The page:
While Denver officials bear much of the responsibility for taking action to address the homelessness crisis, ordinary citizens also have an important role to play. Denver residents need to recognize that Union Station is part of a growing public health problem in our city. And the thing about a public health issue is this: it may not affect you directly. You might not be shopping at Union Station or traveling by bus, so you might think that what happens in the lower terminal doesn’t have much of an impact on your life from one one way or another. But, at the very least, every preventable hospitalization caused by a lack of clean, safe housing is costing the city’s taxpayers’ money – your money. Every incarceration resulting from an increased police presence too.
What happens in the lower terminal of Union Station affects us all, because the public health “public” is made up of individuals like us, and we, as individuals, are bound by the benefits and obligations shared by society. Public health is not only the responsibility of health researchers, health professionals or municipal authorities; it is the responsibility of each person who participates in this shared society. We all need to recognize homelessness as the public health crisis that it is and advocate for investment in long-term solutions to alleviate the pressures on Union Station.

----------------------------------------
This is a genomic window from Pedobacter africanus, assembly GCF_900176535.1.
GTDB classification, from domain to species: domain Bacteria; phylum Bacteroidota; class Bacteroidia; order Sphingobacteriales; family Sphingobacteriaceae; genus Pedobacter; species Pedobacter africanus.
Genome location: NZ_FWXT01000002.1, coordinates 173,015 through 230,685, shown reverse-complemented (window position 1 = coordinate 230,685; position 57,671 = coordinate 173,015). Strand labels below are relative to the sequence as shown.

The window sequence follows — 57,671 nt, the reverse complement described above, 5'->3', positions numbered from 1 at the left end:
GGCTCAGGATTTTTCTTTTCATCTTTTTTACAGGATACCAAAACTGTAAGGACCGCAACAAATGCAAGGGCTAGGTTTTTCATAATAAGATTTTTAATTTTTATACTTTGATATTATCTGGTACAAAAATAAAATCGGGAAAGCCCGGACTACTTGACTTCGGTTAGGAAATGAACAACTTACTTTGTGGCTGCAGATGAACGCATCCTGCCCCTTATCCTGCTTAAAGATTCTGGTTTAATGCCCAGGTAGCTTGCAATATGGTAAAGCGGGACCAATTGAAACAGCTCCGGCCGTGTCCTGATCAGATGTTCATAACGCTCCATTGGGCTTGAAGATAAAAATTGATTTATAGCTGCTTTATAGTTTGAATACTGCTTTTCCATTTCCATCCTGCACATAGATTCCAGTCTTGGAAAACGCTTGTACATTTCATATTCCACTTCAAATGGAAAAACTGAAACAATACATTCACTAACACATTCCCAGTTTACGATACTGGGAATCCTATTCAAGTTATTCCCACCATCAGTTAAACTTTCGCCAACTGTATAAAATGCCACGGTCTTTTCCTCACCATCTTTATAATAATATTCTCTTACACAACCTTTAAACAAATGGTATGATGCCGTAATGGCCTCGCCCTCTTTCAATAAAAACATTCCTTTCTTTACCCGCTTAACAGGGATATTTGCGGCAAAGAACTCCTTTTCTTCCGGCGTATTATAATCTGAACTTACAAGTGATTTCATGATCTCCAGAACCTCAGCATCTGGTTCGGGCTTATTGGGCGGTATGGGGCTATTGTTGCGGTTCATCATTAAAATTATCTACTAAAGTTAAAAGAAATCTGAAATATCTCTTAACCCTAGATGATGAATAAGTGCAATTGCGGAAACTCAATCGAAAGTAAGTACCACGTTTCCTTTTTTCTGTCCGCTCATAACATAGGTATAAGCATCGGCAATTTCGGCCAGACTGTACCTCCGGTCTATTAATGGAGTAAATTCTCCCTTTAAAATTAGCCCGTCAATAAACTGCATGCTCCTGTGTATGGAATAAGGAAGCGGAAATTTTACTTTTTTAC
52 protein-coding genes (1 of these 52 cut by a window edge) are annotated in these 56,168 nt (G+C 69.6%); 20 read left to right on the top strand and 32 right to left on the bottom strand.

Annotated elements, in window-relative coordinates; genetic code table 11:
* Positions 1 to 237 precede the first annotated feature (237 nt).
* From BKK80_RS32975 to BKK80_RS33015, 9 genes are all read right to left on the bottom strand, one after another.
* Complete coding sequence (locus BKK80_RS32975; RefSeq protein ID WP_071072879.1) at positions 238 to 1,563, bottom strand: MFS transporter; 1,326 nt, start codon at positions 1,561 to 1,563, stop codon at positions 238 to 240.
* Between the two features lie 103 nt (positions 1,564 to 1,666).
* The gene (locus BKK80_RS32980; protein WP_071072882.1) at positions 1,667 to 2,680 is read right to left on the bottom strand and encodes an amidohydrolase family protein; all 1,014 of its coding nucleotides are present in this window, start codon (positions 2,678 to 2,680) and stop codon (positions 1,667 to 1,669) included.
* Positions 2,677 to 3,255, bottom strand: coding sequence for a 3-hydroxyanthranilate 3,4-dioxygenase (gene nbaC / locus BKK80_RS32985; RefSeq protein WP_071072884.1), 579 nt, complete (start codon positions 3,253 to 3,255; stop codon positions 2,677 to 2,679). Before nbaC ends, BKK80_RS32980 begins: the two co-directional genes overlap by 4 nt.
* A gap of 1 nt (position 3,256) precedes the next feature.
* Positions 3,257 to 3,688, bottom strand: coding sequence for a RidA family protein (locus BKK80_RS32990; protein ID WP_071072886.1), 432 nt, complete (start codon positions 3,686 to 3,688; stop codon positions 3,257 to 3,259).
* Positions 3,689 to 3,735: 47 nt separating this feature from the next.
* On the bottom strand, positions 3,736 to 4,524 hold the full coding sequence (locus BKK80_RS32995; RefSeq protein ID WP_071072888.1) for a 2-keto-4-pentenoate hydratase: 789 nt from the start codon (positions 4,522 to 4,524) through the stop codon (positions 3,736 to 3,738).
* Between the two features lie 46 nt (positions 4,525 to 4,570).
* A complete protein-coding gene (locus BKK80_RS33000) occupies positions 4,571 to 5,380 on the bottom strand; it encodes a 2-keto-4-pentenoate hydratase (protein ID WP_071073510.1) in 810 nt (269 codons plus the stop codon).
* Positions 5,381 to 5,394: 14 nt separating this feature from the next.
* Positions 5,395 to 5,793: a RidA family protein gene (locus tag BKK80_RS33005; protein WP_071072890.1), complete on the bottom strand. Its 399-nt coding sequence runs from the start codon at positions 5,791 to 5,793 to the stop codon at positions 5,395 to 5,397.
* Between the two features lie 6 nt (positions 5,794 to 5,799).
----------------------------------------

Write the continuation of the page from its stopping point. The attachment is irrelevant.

Samantha Sills, MPH Epidemiology, is a General Internal Medicine Research Assistant, Anschutz Medical Campus. She would like to thank Dr. Sarah Axelrath for giving her the opportunity to follow, as well as reviewing and editing this article.